The show’s two countertenors formed an odd pair, one at the very beginning of his career, the other sounding like he was nearing the end of his. As Ferdinand, young Anthony Roth Costanzo, in only his second performance at the Met, was very much at home in the style but (based on this and other hearings) the voice remains not particularly attractive. The two Vivaldi pieces that began Prospero’s role found David Daniels in shockingly uneven form, but thankfully he began to pull it together with a wan rendition of the haunting “Pena tiranna” from Handel’s Amadigi. Ending the first part with that mournful aria seemed quite odd since the previous scene–the elaborate Neptune tableau–came to a really grand ending. His final aria, from Handel’s Partenope–one he recorded in 1999 and has sung many times, was Daniels’s best moment, but it was, however, a big mistake to have him speak the only real Shakespeare of the evening, Prospero’s “Our revels now are ended” speech.
As Neptune, Placido Domingo showed that he still has bags of voice left but no innate flair for this music, and the English text seemed a real challenge, so much so that he was often parlously behind the beat and came to real grief near the end of the second act. Strutting about the stage with the insouciance of a dinner theater Baby June, Danielle de Niese, as a shrill, brassy Ariel, showed some affinity for this repertoire that has been the basis for her somewhat baffling career; however, one was exceedingly relieved that her final showpiece from Vivaldi’s La Griselda had been reduced to just its A section. Although she unfortunately had far less to do, Lisette Oropesa as Miranda showed once again that she is one of the most radiant (yet sadly underused) talents at the Met
Towering over everyone were DiDonato and Pisaroni as Sycorax and her son Caliban. They were also luckily gifted with some of the finest music, particularly Pisaroni’s gorgeous aria from Handel’s final opera Deidamia and DiDonato’s second act pair: dazzling fireworks from Vivaldi’s Argippo then a meltingly beautiful section of Ferrandini’s “Il Pianto di Maria.” In those three moments alone, that special magic of baroque opera happened where a singer makes time stand still (sometimes for many minutes), and one was transported back to the early 18th century when great singers ruled (almost literally) the opera world.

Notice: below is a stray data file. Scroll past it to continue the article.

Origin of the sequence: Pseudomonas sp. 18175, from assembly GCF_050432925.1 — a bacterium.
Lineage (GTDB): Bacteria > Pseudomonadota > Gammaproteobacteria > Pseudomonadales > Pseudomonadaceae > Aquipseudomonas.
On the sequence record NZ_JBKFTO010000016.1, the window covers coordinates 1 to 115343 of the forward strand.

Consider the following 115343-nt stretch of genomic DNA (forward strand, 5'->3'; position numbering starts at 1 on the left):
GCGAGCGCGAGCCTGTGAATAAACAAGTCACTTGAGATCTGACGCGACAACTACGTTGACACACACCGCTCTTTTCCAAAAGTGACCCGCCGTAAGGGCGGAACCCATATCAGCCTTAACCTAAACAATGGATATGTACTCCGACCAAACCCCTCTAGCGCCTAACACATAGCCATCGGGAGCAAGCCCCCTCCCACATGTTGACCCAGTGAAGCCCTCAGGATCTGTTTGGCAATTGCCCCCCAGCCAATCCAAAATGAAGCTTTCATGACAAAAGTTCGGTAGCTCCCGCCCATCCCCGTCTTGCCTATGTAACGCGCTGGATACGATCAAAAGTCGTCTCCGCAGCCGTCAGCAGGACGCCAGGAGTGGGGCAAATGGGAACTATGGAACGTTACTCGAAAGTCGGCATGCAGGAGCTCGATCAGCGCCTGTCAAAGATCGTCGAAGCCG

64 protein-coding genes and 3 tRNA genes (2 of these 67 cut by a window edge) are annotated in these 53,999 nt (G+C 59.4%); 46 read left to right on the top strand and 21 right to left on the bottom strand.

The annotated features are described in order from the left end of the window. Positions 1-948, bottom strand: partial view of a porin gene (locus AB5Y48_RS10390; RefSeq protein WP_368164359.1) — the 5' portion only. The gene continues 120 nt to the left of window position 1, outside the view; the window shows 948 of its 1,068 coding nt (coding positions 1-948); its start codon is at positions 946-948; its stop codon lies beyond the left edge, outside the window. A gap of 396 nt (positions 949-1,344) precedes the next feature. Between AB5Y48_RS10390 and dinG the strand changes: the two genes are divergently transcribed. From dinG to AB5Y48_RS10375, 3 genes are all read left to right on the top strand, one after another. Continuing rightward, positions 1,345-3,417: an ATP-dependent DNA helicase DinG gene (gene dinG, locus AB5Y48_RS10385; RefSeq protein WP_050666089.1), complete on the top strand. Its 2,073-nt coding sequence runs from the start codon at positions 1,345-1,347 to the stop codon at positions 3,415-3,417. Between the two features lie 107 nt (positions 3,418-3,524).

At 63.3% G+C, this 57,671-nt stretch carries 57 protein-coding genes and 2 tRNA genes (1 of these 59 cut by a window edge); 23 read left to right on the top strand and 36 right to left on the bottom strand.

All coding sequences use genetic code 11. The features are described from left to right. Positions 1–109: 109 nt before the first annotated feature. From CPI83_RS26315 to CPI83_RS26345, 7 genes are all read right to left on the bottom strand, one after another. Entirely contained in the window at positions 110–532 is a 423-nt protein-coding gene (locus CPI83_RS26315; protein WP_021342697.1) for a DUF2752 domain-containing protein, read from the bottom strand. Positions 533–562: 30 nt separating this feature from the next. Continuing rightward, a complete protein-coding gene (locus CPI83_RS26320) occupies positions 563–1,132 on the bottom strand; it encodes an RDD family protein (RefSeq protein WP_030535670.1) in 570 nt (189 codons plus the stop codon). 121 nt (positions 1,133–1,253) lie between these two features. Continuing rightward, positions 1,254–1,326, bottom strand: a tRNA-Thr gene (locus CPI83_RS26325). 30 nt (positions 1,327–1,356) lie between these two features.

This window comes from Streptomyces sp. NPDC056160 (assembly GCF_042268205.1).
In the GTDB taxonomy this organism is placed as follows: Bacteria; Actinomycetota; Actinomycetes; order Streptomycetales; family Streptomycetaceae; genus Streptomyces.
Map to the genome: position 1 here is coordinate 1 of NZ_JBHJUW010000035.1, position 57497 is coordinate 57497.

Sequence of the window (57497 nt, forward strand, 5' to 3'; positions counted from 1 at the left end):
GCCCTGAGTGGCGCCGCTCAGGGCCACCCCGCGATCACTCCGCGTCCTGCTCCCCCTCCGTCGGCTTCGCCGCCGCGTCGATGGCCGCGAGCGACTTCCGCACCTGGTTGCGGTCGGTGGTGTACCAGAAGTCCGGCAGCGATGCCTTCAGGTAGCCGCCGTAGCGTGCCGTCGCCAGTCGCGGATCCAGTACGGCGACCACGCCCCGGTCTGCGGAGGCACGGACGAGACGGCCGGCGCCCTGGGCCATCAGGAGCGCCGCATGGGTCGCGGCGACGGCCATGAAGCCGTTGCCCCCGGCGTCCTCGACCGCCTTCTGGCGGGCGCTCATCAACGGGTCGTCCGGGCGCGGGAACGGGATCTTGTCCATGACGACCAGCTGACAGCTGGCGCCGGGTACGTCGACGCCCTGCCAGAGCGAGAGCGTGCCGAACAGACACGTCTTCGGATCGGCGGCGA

Having greatly admired Christie’s work with his own Les Arts Florissants since it brought Lully’s Atys to New York in 1989, I’m happy to report that this production displayed his talents far better than last year’s rather unfortunate revival of Mozart’s Cosi fan tutte. Although I suspect it was a big challenge to get the Met orchestra to conquer the new stylistic challenges of Vivaldi and the French baroque, it played beautifully for him, although one sometimes missed the more biting attack that period instruments would have brought to this music. The chorus, however, stumbled badly sounding at sea (and not just as Neptune’s subjects) and harkening back to the bad old pre-Palumbo days.
Saddled with such a busy, lumbering scenario, one can scarcely blame the production team of Phelim McDermott and Julian Crouch that their work here didn’t show the inventiveness of their earlier projects: Satyagraha and the company’s 125th Anniversary Gala. The stage was framed by an ornate second proscenium, where on the left and right stairs led to doors representing the respective domains of Prospero and Sycorax, while much of the action then took place between those two worlds and where a curtain sometimes rose to show the a very effective shipwreck or the witty tableau of Neptune’s mermaid-filled underwater kingdom, or on which appeared some Disney-like projections representing Ariel’s increasingly inept spells.
Despite all these serious reservations, the evening had many musical pleasures, mostly due to DiDonato, Pisaroni, Oropesa and Christie, but it could have been so much better. I don’t, for example, believe that a newly created pasticcio is inherently a bad idea—in fact I just heard a marvelous one in Krakow in early December: L’Oracolo in Messenia devised by Fabio Biondi. To be sure, that kind of serious effort was clearly not what Gelb had in mind, but I think a “crowd-pleasing” all-Handel or (especially) all-Vivaldi work featuring a star cast of some of the world’s best singers might have been created a frisson that the Met didn’t manage here. Occasionally I found myself thinking back to the MET’s big old mess of a Rinaldo from the 1980s which boasted Marilyn Horne (or Ewa Podles), Benita Valente, Carol Vaness and Samuel Ramey!
On the other hand, I do think there are already existing works that might have been revived instead. In the early 1950s Rameau’s Les Indes Galantes was exhumed in Paris in a famously lavish production and proved so popular that it was put on more than 250 times in a decade. The more recent Andrei Serban Indes (available on DVD) again showed what an appealing work it is (and we heard a snippet of it at the Met during the masque for Caliban with Rameau’s ingenious dance music inspiring Graciela Daniele’s fanciful choreography). Even more provocative might have been importing José Montalvo and Dominique Hervieu’s production of Rameau’s Les Paladins which incorporates hiphop dance moves and spectacularly inventive use of video; this extraordinarily fun production unfortunately never made it to the US although it too is available on DVD.
All these many caveats from a baroque-opera lover didn’t stop him from enjoying himself last evening, and the majority of the gala audience seemed to have had a roaring good time, although applause for the production team and particularly Sams was more tepid than the general enthusiasm for the cast and conductor. But then the question becomes: if The Enchanted Island (which is sui generis) becomes a hit and there’s a hunger for more, what does Gelb do for an encore?
Photo: Ken Howard/Metropolitan Opera.